For People With Disabilities, Technology Needs to Do More

AGAINST TECHNOABLEISM: Rethinking Who Needs Improvement,by Ashley Shew

Ashley Shew was teaching a class on cyborgs when she became one.

In 2014, when she was in her early 30s, she was diagnosed with bone cancer; she underwent a partial-leg amputation, after which she was fitted with a prosthetic foot and leg. A chemo drug affected her hearing, so she was also prescribed hearing aids. A philosopher of technology who teaches humanities courses to future engineers, doctors and nurses at Virginia Tech, Shew felt as if her new prosthetics had transformed her into a real-life version of the synthetic humans she’d been lecturing on: a self-described “technologized disabled person — a cyborg, a cripborg.”

Shew’s new book, “Against Technoableism” — a term she coined —is a kind of introductory seminar on the ways that our hyper-technologized age approaches disability. “When I became an amputee, people kept reassuring me (actually, reassuring themselves) that with advanced and wonderful prosthetic technologies, I would be back even better than ever,” Shew writes, “superhuman, enhanced, a 10-million-dollar bionic woman.” She finds one of the clearest expressions of this titular attitude in the words of Hugh Herr, a double amputee who designs (and uses) futuristic bionic limbs at the M.I.T. Media Lab. “I don’t see disability,” Herr has said. “I see bad technology.”

Shew acknowledges the transformative role that tech plays in her life; in her author photo, she affectionately cradles her unattached prosthetic like a ukulele. But in this series of short, wonderfully lucid essays, she argues that technoableism — the popular depiction of tech as a wholesale cure for disability — does real damage by positioning the disabled body as fundamentally broken. The goal of existing technologies is too often rehabilitation into the mainstream — the amputee ought to walk “normally,” the deaf person speak, the autistic person have “quiet hands” — and it’s up to engineering to get them there. Within this framework, any possibility of a joyful disabled life, lived without the need for improvement, is unimaginable.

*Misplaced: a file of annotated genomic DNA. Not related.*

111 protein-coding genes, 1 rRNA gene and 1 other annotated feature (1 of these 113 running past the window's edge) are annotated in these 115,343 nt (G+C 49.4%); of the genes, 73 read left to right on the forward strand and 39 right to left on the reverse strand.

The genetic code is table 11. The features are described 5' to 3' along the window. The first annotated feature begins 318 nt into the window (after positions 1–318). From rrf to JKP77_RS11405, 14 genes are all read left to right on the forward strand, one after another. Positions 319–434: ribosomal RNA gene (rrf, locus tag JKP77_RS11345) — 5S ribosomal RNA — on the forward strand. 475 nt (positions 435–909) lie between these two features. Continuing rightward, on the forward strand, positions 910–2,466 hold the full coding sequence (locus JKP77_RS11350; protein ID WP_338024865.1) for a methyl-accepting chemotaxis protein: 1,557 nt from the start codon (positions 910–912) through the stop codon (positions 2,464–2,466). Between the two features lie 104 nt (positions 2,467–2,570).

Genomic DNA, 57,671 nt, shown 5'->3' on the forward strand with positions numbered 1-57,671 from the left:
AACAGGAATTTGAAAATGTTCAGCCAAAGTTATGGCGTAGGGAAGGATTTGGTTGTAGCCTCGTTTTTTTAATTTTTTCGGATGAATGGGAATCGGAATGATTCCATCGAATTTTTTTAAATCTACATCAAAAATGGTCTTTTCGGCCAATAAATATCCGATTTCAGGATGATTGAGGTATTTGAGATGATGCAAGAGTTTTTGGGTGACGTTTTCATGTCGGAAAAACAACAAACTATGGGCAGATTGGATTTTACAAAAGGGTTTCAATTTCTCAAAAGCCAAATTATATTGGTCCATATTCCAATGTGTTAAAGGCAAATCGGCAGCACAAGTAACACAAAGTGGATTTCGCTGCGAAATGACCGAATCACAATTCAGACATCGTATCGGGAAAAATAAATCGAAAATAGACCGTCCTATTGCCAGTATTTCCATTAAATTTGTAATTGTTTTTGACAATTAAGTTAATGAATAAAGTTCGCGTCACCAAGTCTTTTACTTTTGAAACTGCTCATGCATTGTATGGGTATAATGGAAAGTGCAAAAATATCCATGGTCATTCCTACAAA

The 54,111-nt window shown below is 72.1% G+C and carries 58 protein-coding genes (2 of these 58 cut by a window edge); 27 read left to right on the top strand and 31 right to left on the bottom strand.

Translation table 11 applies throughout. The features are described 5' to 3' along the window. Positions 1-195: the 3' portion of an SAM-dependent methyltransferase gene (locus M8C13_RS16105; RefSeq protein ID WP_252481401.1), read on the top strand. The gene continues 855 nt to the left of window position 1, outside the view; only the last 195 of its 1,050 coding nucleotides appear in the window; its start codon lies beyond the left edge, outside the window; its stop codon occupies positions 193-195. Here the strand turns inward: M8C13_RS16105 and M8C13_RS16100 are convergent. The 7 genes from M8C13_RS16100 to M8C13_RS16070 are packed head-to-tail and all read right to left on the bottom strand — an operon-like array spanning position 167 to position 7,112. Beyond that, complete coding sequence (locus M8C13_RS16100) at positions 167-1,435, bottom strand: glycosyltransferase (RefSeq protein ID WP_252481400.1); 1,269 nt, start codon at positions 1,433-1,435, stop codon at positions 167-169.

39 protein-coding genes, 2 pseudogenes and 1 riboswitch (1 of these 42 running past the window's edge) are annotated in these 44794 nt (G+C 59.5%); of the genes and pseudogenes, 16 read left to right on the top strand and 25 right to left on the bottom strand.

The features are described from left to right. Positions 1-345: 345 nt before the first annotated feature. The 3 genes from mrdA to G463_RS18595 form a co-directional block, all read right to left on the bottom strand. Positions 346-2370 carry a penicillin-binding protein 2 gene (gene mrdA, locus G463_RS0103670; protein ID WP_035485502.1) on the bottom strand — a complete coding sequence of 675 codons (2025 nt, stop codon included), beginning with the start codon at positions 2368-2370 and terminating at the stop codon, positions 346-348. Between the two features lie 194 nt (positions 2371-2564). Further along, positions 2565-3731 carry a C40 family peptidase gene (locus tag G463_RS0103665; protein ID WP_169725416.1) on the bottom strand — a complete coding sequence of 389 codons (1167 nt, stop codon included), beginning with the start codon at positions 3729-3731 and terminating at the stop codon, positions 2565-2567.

Shew eventually affixed googly eyes to the toes on her prosthetic foot so that it could “stare back” at her, and she employs this same playfully confrontational style in her writing. This style also reflects the crossroads at which disability discourse now finds itself: at once a movement steeped in the vernacular of the extremely online; an emerging field of scholarship with its own academic vocabulary; a civil-rights call for sweeping policy change; and a marginalized identity on par with race or gender. As a result, a lot of disability writing today (Alice Wong’s “Year of the Tiger”; Elsa Sjunneson’s “Being Seen”) blends structural analysis, internet-chatty cultural criticism, scathing social-justice indictment and confessional narratives of medical trauma. “Against Technoableism” is an important addition to the genre.

Shew’s stand-alone chapters can be read in any order, reflecting what she calls the book’s “crip aesthetics”: “Why should people be forced to move linearly through the text?” I wondered if the book’s forceful reminders of its central arguments throughout might be another aspect of this “aesthetic” — useful repetitions for someone reading through the distractions of A.D.H.D., the fog of a chronic illness or poor eyesight. As is the case so often with both technology and disability, what at first presents itself as a flaw may ultimately be a feature, not a bug.

Andrew Leland is the author of “The Country of the Blind: A Memoir at the End of Sight.”

AGAINST TECHNOABLEISM: Rethinking Who Needs Improvement | By Ashley Shew | 148 pp. | W.W. Norton & Company | $22

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